The mindblowing part here: according to the team’s estimates this could be done with a mere 1.72 billion dollars. That’s quite a sum, but taking into account that the German cash-for-clunkers program (the so-called Abwrackprämie) is estimated to cost altogether $3.5b, while the US economic stimulus package was set at an even steeper $789b, it seems really doable. How awesome would that be?
There were, of course, a thing or two that weren’t perfect. For one, this project was clearly fueled by big money and a lot of adrenaline, both of which tend to burn quick and brief. How successful it really is will only become clear when we look back in six months or so and see how the projects and personal connections will have evolved.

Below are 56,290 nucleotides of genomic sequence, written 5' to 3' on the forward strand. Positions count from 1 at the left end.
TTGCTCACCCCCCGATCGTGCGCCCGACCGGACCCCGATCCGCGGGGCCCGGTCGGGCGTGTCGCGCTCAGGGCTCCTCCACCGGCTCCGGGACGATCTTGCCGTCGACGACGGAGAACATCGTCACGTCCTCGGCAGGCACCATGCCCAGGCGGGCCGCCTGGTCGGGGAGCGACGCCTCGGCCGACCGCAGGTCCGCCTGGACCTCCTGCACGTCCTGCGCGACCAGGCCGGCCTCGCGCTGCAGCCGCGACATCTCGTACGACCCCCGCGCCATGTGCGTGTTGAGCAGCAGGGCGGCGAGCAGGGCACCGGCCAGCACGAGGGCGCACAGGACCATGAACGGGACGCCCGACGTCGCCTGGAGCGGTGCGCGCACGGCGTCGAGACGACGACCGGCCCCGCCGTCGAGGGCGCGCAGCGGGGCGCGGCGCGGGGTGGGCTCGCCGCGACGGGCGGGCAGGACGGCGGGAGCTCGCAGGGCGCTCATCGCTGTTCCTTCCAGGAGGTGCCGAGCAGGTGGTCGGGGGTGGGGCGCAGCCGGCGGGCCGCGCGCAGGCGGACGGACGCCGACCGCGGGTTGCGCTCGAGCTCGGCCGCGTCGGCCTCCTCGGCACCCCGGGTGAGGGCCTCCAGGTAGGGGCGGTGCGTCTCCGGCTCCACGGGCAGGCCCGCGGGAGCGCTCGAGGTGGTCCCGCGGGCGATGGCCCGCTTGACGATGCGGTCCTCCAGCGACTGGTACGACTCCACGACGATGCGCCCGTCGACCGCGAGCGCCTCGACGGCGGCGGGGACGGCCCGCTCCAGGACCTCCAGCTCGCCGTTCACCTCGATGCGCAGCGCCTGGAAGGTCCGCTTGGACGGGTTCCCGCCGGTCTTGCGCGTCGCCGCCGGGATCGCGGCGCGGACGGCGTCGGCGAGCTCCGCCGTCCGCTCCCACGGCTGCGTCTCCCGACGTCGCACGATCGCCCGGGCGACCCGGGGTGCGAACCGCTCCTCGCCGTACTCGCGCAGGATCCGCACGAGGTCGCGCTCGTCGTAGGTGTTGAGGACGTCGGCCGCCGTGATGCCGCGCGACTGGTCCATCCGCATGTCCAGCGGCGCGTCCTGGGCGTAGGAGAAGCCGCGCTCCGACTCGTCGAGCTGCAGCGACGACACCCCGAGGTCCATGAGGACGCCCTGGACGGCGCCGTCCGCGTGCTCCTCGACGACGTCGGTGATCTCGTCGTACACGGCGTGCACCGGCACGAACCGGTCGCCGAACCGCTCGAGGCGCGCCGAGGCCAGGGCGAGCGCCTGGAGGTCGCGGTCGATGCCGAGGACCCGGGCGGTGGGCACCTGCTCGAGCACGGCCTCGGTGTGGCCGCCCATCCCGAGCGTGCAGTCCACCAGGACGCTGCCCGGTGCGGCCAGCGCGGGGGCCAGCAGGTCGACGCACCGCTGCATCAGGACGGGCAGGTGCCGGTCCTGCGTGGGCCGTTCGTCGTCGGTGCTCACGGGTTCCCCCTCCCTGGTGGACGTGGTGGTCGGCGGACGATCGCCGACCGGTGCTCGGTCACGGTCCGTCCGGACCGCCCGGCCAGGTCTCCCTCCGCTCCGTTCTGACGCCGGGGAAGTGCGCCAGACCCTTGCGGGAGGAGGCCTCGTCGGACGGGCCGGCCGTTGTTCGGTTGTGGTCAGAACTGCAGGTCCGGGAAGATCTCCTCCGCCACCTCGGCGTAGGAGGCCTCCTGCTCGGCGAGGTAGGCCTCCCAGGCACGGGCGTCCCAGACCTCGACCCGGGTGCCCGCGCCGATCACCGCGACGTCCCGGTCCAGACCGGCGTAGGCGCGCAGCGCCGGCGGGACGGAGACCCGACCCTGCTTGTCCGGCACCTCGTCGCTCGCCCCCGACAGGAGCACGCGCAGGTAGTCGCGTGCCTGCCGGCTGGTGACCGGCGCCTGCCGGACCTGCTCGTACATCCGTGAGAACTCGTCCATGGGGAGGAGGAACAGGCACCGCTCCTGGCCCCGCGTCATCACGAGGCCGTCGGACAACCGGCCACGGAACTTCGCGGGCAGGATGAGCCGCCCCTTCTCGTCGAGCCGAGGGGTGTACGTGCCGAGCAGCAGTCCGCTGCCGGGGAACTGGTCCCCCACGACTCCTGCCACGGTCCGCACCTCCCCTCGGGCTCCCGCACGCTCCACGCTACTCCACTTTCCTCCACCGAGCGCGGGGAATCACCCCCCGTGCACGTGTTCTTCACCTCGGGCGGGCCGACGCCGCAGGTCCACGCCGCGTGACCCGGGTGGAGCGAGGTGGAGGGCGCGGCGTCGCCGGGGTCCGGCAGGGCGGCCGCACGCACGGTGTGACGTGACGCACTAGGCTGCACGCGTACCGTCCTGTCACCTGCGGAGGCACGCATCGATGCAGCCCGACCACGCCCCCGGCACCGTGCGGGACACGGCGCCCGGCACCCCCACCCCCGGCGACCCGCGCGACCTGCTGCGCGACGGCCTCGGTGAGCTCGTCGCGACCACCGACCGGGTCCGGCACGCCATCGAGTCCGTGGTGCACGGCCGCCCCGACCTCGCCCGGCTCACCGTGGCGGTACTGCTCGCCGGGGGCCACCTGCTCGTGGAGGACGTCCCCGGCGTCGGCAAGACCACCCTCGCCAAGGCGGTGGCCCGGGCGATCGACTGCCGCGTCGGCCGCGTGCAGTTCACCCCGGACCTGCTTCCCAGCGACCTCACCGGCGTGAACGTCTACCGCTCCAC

And more concretely, almost every presentation given indicated that the young generation, the so-called digital natives, were smarter, better, and more in-the-know than the “old generation”. Everything was made to be the result of a generation gap, and that the “old corporations” would be losing this generation both as customers and employees. While the latter point certainly isn’t completely untrue, I don’t think at all that “getting” the web & digital culture with all their special characteristics like network effects, real-time communication and always-on culture is a matter of age or generation.